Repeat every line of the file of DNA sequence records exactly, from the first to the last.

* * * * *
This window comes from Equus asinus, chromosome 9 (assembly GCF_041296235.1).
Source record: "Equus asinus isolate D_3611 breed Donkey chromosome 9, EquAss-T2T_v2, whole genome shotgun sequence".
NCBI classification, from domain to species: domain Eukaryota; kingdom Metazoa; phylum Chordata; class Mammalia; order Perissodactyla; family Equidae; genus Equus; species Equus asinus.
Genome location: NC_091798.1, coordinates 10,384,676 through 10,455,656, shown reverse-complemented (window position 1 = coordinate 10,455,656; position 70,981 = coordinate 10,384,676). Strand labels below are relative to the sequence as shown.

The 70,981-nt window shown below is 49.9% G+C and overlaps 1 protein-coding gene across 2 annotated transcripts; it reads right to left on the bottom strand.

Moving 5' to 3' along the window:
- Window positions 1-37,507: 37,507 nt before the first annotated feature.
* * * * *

This window comes from Equus asinus, chromosome 9 (assembly GCF_041296235.1).
Source record: "Equus asinus isolate D_3611 breed Donkey chromosome 9, EquAss-T2T_v2, whole genome shotgun sequence".
NCBI classification, from domain to species: domain Eukaryota; kingdom Metazoa; phylum Chordata; class Mammalia; order Perissodactyla; family Equidae; genus Equus; species Equus asinus.
Genome location: NC_091798.1, coordinates 10,384,676 through 10,455,656, shown reverse-complemented (window position 1 = coordinate 10,455,656; position 70,981 = coordinate 10,384,676). Strand labels below are relative to the sequence as shown.

The 70,981-nt window shown below is 49.9% G+C and overlaps 1 protein-coding gene across 2 annotated transcripts; it reads right to left on the bottom strand.

Moving 5' to 3' along the window:
- Window positions 1-37,507: 37,507 nt before the first annotated feature.